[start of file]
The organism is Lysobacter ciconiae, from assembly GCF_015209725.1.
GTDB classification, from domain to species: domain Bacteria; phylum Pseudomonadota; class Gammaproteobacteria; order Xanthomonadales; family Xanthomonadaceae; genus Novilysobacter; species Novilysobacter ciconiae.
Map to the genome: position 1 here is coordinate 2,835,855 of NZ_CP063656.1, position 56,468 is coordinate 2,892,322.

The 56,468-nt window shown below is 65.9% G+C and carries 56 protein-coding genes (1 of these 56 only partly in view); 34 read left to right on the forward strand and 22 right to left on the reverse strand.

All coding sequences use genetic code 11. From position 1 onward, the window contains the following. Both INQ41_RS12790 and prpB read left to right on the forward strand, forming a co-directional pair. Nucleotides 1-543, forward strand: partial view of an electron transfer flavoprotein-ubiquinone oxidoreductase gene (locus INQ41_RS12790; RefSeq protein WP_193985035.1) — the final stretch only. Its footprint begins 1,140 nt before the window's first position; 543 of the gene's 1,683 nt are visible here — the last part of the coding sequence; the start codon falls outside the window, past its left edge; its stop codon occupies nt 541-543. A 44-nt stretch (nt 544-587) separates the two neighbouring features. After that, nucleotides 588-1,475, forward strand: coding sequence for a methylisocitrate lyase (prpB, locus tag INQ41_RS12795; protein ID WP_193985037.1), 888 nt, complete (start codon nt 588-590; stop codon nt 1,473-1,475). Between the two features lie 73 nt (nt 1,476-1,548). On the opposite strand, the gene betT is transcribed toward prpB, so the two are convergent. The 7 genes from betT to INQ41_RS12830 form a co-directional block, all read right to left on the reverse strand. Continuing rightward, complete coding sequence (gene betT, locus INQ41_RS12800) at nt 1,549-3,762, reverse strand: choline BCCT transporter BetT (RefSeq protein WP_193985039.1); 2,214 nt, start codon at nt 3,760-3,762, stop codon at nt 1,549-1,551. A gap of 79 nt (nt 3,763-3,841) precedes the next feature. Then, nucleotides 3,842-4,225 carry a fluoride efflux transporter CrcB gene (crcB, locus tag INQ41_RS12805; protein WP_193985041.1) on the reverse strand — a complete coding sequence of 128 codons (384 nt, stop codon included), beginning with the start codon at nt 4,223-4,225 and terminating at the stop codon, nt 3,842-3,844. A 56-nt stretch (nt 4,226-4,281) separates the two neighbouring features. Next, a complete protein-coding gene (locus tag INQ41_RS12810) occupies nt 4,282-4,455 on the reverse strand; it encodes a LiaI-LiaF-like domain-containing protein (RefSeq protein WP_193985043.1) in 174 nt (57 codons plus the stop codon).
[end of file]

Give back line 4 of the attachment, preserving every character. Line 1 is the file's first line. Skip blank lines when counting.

The 56,468-nt window shown below is 65.9% G+C and carries 56 protein-coding genes (1 of these 56 only partly in view); 34 read left to right on the forward strand and 22 right to left on the reverse strand.